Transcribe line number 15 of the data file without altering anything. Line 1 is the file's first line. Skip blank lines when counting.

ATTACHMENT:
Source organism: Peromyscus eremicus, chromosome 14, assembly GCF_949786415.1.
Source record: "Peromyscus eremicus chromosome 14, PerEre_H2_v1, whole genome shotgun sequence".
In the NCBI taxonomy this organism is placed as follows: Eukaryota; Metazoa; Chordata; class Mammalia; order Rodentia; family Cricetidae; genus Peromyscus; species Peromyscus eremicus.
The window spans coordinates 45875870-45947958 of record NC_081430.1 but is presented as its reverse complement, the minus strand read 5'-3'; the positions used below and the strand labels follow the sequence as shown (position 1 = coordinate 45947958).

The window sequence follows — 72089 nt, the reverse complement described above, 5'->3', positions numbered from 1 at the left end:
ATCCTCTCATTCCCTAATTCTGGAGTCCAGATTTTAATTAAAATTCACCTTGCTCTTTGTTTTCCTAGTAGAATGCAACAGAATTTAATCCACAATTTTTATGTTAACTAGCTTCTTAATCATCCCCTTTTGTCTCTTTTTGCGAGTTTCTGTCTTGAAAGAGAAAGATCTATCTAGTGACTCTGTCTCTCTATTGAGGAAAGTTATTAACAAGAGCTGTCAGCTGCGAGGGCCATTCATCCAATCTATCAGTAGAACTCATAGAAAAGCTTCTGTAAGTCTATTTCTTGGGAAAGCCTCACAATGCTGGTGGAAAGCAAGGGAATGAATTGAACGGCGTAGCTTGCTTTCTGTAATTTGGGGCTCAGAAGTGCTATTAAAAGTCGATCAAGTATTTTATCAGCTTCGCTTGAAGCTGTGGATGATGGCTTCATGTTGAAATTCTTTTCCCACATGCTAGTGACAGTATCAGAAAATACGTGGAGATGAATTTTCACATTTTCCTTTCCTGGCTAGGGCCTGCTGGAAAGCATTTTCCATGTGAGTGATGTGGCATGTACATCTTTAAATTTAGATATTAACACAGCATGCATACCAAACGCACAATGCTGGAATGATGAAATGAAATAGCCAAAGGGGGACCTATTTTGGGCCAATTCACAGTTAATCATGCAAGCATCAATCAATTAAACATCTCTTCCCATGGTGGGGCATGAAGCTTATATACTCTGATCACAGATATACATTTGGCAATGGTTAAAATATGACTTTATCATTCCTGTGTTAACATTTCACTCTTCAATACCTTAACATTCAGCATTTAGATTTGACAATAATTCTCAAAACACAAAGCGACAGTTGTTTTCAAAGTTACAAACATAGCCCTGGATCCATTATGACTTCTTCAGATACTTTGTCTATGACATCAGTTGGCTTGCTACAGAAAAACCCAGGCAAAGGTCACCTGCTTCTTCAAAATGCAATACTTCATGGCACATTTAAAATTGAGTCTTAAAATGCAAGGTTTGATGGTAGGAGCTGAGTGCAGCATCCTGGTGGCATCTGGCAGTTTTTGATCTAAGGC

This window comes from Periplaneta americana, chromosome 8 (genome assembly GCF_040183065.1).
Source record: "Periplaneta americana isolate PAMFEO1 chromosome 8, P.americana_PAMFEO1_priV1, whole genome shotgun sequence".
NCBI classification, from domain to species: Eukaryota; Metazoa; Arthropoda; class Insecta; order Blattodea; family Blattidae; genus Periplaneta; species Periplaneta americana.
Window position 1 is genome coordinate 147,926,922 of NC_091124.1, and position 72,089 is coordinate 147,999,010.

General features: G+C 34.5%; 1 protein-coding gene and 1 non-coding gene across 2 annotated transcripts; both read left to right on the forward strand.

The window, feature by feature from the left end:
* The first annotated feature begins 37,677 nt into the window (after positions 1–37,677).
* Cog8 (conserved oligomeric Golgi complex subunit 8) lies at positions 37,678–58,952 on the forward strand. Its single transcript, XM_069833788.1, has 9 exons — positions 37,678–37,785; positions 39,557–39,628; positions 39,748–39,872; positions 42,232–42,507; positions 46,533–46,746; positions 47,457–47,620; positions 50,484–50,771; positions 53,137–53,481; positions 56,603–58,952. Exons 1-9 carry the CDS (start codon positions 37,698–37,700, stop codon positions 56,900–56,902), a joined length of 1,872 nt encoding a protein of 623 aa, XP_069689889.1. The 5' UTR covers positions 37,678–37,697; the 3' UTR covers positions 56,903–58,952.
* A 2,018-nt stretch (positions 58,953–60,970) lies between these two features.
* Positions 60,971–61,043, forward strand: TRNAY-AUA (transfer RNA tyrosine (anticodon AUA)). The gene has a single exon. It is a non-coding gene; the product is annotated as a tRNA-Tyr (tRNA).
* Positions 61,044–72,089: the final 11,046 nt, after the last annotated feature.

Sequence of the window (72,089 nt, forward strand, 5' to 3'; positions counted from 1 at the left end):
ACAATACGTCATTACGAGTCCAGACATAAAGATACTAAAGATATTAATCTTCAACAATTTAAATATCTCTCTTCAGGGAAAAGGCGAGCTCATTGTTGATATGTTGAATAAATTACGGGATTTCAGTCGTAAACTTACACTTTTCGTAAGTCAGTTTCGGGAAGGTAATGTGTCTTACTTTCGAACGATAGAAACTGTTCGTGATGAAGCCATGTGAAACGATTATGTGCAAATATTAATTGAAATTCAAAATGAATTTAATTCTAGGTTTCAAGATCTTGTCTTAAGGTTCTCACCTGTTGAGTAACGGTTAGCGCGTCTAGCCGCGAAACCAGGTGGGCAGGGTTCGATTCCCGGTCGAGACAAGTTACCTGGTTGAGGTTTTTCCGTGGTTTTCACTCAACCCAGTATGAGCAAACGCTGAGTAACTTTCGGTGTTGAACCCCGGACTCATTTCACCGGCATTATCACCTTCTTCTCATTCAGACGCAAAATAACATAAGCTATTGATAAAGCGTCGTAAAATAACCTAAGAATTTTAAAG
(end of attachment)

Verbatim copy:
* A 2,018-nt stretch (positions 58,953–60,970) lies between these two features.